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The Uterine Cycle: Menses

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  • 0:05 The Menstrual Cycle
  • 1:04 Why Does Menses Occur?
  • 2:25 How Does Menses Occur?
  • 5:28 Lesson Summary
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Lesson Transcript
Instructor: Heather Adewale

Heather has taught reproductive biology and has researched neuro, repro and endocrinology. She has a PhD in Zoology/Biology.

Each month the female's uterus prepares for the potential of pregnancy. However, pregnancy doesn't occur the majority of the time. In those months, the female's uterus has to 'reset' itself for the next month. It does that during the first phase of the uterine cycle, menses.

The Menstrual Cycle

Ah...the menstrual cycle. That taboo word that conjures up images of mood swings, cramps and achy muscles. All of those unpleasant side effects come from the monthly changes that the uterine wall goes through during the female's uterine cycle (also called the menstrual cycle).

It all begins with the most painful part of the cycle - you know, the one that causes all those cramps and bloating - the onset of menses. Get it? Menses begins the menstrual cycle. And, the reason behind all of those uncomfortable side effects comes from the shedding of the uterine tissue during this phase of the cycle.

See, menses is when the functional zone of the endometrium (that's the inner layer of the uterine wall) begins to degenerate and shed its tissue. Okay, so now that we know what happens during menses, let's take a look at why and how.

Why Does Menses Occur?

We'll start with why. You may remember that the uterine wall initially builds up its inner lining - the functional zone - in preparation for pregnancy. Just in case the egg released by the female's ovaries that month gets fertilized. But, the majority of the time, the egg travels down the female's reproductive tract without getting fertilized.

Layers of uterine tissue accumulate to prepare for pregnancy.
Uterine Tissues

So, then what? I mean, the uterine wall has gone through all this preparation, building up lots of tissue layers and blood vessels that would have helped protect and nourish the fertilized egg (also called an embryo). Kind of like preparing a guest bedroom for a guest that never arrived. The uterus has made up a bed with nice, new, clean sheets. So, what happens now?

If pregnancy doesn't occur, then the uterus doesn't need all those tissue layers it built up. So, it begins the process of breaking them down. You may be asking why. Why doesn't the uterus just keep the tissue layers around for the next month? Well, unlike the sheets on a bed that may stay clean if not used, the uterine tissue is alive, and it needs certain hormones from the fertilized egg to stay alive. In the absence of the fertilized egg, those hormones never arrive, and so, the tissue naturally starts to degrade.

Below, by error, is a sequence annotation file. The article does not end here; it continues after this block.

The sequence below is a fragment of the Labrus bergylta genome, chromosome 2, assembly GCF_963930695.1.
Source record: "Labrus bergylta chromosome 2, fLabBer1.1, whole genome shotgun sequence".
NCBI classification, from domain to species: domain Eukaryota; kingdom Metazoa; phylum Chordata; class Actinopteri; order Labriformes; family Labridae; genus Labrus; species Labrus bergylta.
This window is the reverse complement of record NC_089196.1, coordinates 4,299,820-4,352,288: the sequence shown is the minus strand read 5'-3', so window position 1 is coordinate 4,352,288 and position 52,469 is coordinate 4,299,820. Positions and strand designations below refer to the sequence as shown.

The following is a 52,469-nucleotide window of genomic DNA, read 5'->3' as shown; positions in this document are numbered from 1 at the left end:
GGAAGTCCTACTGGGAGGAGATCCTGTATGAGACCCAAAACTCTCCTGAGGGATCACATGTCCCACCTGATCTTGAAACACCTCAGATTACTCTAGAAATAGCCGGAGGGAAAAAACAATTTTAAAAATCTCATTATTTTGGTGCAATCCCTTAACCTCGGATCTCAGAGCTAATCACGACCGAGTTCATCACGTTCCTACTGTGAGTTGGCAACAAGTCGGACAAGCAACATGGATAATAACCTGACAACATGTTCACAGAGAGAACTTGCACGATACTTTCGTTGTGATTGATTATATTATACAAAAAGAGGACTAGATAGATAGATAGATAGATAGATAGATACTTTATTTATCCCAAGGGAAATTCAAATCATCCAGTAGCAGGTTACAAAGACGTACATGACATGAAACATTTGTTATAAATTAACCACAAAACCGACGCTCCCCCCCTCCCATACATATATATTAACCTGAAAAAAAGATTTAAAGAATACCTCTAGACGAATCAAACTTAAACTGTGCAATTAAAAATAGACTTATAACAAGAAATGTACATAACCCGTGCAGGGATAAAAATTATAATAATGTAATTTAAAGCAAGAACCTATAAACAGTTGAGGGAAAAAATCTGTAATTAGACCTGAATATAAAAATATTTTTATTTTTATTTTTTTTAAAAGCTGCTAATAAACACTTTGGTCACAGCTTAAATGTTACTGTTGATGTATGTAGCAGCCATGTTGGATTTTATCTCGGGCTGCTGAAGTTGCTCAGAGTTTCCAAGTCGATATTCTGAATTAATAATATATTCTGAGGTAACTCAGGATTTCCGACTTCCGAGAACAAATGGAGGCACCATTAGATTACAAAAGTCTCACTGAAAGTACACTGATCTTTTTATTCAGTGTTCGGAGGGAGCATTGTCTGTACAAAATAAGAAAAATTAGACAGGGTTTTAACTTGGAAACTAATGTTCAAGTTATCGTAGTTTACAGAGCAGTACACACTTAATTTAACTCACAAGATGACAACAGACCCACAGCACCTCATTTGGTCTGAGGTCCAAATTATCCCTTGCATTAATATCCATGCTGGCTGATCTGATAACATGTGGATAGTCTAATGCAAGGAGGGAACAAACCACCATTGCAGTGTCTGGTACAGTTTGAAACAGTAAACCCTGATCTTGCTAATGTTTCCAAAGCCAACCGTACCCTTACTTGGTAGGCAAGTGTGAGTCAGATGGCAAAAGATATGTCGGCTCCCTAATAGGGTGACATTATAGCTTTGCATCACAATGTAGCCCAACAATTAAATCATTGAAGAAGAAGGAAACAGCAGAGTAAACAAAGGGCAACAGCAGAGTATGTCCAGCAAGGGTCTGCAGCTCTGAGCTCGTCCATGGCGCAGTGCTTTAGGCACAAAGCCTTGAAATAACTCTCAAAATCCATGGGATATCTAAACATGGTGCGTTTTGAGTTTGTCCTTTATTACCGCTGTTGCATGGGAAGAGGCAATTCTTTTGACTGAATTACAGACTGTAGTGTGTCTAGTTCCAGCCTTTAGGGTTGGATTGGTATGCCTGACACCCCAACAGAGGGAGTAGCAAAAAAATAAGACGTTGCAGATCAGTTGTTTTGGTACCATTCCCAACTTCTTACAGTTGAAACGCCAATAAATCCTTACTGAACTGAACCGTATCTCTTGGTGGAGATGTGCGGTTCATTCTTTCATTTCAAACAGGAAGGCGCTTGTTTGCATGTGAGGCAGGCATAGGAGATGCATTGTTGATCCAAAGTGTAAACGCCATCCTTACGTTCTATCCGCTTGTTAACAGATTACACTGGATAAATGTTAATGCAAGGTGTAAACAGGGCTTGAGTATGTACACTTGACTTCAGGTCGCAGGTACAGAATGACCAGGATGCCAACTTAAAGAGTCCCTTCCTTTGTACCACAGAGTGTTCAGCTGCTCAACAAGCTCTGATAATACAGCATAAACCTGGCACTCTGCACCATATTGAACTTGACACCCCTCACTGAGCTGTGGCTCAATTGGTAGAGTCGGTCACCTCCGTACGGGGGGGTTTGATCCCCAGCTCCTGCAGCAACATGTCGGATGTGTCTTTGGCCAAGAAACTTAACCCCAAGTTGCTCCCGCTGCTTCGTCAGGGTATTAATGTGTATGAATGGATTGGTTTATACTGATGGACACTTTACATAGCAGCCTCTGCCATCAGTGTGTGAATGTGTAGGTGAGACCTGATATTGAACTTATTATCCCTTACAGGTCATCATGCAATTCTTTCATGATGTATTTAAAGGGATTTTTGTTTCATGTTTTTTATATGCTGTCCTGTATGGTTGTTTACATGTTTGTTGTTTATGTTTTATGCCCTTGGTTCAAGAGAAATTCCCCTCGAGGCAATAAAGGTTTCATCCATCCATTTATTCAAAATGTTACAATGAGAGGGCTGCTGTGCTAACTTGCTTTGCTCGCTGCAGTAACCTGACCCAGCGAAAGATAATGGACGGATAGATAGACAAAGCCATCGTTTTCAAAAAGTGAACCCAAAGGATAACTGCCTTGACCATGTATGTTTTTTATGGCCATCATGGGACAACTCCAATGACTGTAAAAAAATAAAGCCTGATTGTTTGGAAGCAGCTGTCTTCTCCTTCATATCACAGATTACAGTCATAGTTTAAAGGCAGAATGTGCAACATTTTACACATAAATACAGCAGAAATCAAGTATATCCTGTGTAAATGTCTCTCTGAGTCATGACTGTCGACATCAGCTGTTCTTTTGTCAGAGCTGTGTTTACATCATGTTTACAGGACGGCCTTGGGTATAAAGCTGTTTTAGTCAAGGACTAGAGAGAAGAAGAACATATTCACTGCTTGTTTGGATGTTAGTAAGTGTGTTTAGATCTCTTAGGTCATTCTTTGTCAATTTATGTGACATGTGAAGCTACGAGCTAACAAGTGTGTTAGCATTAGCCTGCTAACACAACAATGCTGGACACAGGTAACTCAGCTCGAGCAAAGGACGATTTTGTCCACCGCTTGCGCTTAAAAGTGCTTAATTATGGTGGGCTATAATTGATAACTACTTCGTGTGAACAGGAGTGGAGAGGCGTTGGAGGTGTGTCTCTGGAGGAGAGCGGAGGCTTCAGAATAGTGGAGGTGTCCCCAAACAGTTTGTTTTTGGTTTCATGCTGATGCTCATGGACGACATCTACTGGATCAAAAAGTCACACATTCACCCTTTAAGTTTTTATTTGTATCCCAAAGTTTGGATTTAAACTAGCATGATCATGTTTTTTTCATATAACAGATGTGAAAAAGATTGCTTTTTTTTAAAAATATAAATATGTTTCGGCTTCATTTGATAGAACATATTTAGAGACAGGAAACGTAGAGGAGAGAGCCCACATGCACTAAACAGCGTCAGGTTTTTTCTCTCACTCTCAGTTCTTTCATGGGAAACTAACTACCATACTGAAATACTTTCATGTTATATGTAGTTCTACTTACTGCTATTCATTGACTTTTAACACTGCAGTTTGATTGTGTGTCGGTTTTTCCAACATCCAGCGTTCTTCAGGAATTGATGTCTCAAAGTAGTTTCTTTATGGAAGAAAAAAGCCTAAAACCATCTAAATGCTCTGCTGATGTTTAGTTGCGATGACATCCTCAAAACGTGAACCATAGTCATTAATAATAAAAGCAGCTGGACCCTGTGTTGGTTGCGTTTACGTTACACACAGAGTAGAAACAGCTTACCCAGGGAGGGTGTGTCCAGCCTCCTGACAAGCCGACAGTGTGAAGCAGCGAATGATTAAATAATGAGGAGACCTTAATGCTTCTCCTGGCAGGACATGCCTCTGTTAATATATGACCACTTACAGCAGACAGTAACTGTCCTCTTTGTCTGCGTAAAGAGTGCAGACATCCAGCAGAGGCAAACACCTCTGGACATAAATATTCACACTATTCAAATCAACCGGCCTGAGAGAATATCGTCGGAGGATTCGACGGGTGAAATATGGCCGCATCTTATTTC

How Does Menses Occur?

Let's move on to our next question. How does this happen? First, you should know that this shedding of tissue doesn't happen all at once. It takes time - a couple of days in fact. Over the course of one to seven days, the uterine wall is shed in patches.

To begin the process, the blood flow from the uterine arteries is reduced. Not all the blood flow, just the blood going to the functional zone of the endometrium. And, without blood, the tissue is now deprived of some things essential for survival. You know, like oxygen and nutrients - things that the tissues in your body need to survive.

First, the uterine glands begin to shrink. Their job was to produce and secrete nutrients for the developing embryo, but without a baby present, they are no longer needed. So, the parts of the uterine glands that are located within the functional zone disappear but the roots of the glands, located in the basilar zone, remain intact. It's kind of like plants and how during the wintertime the flowers and leaves die off, but the roots of the plant that are underground remain intact. Except in our case, the roots are located in the basilar zone of the endometrium, instead of underground.

Next, the tissue around the glands begins to deteriorate. That's just a fancy way of saying fall apart. Then, the arteries in the tissue become weakened and rupture. Now, what do you think happens when an artery ruptures? It releases a lot of blood, right? So then, what happens to all this broken down tissue and blood? Well, it can't just sit around in the uterus; that would be kind of unsanitary. So, the body needs a way to get rid of it. So, it exits the uterus the only way it can - through the vaginal canal and out of the body. This whole process of shedding and removing the old tissue is called menstruation. And, during menstruation, the body rids itself of around 35-50 ml of uterine blood and tissue!

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